Six weeks to go until election day and in New Jersey nothing is new. Chris Christie continues to lead incumbent governor, Jon Corzine. The only thing remotely new out of the just released Rasmussen poll of the Garden state gubernatorial race is that the undecided mark has dropped off since the last survey the firm conducted in the state earlier in the month. The good news for Chris Christie is that Corzine does not seem to be taking any disproportionate number of these late deciders (at least not enough to make a noticeable difference).
|2009 New Jersey Gubernatorial Race Polling|
|Poll||Date||Margin of Error||Sample||Corzine||Christie||Daggett||Undecided|
|Rasmussen||Sept. 21, 2009||+/- 4.5%||500 likely voters||41||48||6||5|
And where does that leave this race? With only a little over a week before October dawns, this race is startlingly stationary from the Corzine campaign's perspective. It has to be. If you compare the first FHQ graduated weighted average of this race from all the way back on June 11 to this one you will find that Christie has hardly budged, edging up only three-tenths of a percentage point. Corzine meanwhile has only been able to cut into an initial (approximately) ten point lead by a little under a point. I'm going to go out on a limb here and say that that's probably not how they envisioned the summer going.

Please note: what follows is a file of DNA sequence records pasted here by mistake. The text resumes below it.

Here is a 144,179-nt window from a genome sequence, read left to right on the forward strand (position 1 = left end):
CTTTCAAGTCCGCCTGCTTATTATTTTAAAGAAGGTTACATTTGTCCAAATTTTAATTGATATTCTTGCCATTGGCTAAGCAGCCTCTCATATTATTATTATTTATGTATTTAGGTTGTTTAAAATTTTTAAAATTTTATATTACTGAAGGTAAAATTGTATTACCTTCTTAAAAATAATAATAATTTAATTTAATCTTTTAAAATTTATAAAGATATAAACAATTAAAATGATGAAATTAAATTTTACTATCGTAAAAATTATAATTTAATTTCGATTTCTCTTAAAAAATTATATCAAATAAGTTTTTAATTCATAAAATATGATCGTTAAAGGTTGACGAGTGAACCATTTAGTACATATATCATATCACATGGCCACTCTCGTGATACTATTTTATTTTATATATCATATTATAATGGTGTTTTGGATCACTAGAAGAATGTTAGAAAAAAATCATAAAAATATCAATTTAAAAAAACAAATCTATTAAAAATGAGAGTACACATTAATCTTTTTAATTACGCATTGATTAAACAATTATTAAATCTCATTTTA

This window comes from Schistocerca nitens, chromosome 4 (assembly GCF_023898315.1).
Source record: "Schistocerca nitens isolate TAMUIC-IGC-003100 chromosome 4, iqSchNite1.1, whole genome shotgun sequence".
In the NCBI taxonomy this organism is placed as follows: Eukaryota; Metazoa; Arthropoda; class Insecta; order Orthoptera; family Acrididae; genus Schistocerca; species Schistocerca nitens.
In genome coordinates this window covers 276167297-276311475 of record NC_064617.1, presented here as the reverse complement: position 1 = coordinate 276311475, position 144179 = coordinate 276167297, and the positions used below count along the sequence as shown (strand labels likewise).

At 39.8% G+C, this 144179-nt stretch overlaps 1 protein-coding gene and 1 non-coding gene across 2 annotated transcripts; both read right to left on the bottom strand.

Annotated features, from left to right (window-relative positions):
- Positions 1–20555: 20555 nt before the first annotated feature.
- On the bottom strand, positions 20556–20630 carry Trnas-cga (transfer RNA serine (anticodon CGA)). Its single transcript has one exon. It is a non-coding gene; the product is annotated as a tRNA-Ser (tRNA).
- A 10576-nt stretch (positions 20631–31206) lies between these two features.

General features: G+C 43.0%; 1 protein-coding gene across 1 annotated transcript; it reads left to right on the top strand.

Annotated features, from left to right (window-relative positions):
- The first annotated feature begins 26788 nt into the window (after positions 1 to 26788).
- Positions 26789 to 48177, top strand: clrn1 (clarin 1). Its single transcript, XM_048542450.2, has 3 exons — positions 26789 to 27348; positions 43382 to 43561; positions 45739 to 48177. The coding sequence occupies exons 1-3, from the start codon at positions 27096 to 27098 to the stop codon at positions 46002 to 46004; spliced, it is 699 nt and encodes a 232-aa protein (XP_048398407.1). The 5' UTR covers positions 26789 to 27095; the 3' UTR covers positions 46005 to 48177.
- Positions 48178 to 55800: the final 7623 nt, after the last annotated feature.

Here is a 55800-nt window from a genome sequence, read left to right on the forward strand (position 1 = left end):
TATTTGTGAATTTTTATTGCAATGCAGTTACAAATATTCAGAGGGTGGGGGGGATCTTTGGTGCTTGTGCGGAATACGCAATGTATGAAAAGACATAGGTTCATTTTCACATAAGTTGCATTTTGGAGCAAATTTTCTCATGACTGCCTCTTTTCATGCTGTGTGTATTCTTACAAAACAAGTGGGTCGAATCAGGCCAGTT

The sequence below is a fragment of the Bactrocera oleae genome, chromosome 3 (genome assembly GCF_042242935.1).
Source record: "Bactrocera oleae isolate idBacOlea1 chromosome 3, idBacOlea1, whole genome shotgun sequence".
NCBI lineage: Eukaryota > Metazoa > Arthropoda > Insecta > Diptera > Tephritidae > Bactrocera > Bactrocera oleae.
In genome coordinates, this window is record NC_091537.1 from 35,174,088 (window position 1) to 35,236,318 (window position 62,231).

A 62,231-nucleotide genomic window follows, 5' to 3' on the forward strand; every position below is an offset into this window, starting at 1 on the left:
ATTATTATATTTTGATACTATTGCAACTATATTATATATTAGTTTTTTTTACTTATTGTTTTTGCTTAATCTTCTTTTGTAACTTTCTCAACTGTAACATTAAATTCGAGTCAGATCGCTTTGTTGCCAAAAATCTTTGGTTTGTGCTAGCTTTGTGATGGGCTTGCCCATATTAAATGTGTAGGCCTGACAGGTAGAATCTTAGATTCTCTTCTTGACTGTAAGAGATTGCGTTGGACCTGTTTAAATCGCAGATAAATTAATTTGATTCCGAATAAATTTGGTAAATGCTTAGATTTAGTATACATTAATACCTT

A while back I joked that Creigh Deeds needed to find his Bush/US attorney rating story and run with it. The Virginia Democrat has certainly found something in Bob McDonnell's thesis to help close the gap. But now the tables are turned and the Corzine folks are hoping for some new to help turn the tide in the New Jersey race. [Of course Deeds hopes the thesis has a longer shelf life than the Bush link did for Corzine.] The main difference between the two races is that Corzine is running on his record from the last four years and New Jersey voters, at least the ones seemingly likely to head to the polls in November, don't like it. The upcoming debates may have some impact, but will anyone be paying attention? That's a problem for the incumbent.
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